We used to have different (and better) insurance. Because both my husband and I are self-employed, and neither of us has had work in recent years that earns us outside insurance, we pay for our own coverage and must use a plan on the Health Care Exchange. Although I support Obamacare and know that it has generated many important developments, especially in providing care for the uninsured, we are a textbook example of what needs improvement with the law: We cannot afford the most comprehensive health care plans on the exchange (many of which far exceed $2000 per month), but our income is not low enough to qualify for subsidized plans. We are stuck in the middle, where we pay an exorbitant monthly fee for an insurance plan that – no lie – covers only 40% of hospitalization and doesn’t pay for routine care outside of our home state. And those are only two of the many insidious features of our plan. We encounter more and more of these sneaky little barbs over time as we take everyday actions to maintain our health and our children’s health.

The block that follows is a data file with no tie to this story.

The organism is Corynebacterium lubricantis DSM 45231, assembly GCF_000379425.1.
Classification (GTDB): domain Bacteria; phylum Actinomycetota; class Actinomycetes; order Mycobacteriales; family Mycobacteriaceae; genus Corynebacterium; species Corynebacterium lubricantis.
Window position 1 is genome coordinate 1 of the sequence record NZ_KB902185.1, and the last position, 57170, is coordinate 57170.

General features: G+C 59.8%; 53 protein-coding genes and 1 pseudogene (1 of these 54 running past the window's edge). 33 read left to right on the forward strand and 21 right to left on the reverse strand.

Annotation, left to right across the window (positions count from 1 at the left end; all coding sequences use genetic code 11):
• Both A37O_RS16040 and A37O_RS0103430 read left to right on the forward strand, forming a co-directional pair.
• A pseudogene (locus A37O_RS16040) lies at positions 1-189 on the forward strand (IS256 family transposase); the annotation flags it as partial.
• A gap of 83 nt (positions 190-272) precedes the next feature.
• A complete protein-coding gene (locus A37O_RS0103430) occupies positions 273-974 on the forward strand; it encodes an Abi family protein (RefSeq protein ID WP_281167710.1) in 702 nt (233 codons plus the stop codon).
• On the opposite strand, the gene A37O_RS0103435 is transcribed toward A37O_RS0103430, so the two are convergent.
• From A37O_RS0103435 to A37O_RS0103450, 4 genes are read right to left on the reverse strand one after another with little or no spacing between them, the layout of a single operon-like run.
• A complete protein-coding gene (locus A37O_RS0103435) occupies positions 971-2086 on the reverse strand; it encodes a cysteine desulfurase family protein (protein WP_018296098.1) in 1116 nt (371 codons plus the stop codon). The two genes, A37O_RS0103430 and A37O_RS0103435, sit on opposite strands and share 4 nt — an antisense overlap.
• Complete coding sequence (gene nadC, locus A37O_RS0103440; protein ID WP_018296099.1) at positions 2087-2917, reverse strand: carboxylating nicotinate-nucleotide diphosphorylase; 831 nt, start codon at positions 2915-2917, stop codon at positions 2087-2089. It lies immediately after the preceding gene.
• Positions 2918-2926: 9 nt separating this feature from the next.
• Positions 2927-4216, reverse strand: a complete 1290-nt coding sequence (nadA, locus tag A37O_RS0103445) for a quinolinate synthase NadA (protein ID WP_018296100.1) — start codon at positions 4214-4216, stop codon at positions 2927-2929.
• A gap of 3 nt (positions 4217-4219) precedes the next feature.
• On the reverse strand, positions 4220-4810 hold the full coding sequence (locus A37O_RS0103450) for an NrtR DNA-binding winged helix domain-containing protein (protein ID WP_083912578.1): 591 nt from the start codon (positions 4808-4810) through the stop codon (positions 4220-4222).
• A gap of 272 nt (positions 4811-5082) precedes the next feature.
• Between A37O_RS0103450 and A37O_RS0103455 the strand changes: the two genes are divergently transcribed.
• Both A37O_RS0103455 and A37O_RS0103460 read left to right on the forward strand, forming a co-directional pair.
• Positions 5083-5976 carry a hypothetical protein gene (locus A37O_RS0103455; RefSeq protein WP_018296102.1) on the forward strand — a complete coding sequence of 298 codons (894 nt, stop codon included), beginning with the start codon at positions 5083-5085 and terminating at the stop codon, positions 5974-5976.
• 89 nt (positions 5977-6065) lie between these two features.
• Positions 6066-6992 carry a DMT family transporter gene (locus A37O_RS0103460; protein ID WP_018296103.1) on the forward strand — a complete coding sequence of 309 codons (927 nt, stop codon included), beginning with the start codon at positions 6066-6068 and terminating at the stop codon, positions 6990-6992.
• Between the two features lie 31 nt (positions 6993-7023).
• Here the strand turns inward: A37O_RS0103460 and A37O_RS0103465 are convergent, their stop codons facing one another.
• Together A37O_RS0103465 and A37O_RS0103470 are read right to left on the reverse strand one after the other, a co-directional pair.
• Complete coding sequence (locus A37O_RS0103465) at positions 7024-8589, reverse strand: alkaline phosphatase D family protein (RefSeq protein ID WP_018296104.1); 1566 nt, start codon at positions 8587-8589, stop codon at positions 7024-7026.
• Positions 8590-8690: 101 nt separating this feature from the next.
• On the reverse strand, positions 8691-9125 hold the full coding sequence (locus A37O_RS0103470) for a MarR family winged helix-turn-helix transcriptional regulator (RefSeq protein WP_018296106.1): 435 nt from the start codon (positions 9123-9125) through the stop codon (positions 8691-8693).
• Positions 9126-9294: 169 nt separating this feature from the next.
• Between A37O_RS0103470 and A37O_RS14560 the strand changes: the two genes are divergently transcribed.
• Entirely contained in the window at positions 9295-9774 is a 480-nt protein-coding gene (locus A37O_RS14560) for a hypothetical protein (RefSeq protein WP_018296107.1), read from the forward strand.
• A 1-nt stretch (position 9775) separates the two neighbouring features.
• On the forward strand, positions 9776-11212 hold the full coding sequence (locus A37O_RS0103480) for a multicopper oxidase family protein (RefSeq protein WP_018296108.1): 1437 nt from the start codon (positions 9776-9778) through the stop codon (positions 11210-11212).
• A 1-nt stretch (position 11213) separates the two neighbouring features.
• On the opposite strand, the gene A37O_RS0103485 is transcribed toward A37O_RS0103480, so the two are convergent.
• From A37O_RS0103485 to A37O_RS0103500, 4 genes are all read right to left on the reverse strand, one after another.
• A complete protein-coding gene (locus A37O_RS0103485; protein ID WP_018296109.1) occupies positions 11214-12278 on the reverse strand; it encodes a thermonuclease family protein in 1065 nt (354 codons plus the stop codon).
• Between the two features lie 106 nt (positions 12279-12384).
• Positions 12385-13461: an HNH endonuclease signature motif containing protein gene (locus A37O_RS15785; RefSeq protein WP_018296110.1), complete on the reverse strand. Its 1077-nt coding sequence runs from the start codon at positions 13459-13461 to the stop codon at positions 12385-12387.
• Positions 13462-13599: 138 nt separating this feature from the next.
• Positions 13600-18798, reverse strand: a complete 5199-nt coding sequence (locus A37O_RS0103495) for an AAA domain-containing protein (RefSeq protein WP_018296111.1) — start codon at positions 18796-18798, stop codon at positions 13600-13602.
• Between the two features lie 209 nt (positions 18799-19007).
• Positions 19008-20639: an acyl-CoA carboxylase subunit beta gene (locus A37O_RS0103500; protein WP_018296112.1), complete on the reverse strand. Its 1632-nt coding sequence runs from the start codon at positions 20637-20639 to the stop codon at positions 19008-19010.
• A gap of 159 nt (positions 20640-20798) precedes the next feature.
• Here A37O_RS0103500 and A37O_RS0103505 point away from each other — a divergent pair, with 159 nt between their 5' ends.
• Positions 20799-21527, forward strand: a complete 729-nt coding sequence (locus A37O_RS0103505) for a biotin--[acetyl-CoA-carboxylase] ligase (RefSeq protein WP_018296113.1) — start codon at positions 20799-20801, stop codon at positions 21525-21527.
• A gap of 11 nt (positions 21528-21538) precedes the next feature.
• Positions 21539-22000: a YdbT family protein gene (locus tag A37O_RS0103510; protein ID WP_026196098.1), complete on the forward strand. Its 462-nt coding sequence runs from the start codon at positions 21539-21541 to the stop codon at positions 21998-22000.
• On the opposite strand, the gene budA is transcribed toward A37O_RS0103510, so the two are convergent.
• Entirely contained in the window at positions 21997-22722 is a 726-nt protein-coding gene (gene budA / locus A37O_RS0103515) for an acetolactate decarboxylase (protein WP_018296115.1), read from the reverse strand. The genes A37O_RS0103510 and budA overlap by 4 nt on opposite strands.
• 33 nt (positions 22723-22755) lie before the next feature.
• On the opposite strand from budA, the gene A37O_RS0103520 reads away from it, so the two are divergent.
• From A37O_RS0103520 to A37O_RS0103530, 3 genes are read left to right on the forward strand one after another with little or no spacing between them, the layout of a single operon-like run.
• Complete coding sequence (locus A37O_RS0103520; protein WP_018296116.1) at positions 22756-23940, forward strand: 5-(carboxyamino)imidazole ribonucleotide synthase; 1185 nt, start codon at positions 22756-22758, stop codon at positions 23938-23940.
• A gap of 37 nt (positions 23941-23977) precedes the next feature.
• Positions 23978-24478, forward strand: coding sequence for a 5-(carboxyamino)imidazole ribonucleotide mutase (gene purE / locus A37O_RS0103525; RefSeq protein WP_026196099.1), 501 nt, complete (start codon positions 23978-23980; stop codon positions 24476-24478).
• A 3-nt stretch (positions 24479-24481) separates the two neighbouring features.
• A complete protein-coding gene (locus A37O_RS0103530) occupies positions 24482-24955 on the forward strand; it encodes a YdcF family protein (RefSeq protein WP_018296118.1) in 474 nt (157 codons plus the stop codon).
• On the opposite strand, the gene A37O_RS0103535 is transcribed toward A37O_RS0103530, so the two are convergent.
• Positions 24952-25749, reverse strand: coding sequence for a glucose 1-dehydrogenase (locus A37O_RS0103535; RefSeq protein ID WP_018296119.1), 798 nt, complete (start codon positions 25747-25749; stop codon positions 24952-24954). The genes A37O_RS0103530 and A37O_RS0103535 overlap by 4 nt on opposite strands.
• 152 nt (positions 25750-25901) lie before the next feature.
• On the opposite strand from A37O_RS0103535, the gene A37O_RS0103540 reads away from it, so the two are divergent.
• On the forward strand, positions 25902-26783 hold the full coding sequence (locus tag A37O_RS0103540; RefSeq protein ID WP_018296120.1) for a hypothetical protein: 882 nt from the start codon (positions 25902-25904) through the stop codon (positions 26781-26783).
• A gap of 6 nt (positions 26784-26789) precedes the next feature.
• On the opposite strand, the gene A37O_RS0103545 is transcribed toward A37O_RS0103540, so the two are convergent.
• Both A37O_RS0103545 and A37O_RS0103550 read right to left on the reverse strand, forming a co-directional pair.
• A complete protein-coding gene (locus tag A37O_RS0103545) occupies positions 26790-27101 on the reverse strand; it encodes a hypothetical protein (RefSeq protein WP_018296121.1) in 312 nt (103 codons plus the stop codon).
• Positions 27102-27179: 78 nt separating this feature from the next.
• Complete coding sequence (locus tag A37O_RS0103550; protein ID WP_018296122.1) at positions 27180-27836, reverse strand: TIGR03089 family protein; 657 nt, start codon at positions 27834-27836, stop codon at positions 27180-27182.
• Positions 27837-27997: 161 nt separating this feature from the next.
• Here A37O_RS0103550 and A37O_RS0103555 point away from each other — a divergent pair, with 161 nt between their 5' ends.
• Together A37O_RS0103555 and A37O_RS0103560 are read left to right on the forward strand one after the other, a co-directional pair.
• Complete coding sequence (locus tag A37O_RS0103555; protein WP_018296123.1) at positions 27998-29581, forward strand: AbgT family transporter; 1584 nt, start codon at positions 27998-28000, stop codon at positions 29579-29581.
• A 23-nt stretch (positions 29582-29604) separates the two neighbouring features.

But I digress.
I am pondering what to do about this MRI. I could petition the insurance company, and my oncologist’s assistant told me she would help me wade through the requirements and see if there is any way to compel the company to cover it. I could pay for the MRI out of pocket, but at over $1000, this option is not really an option. However, I don’t want to give up that test, because it is one of the few offensives I have left.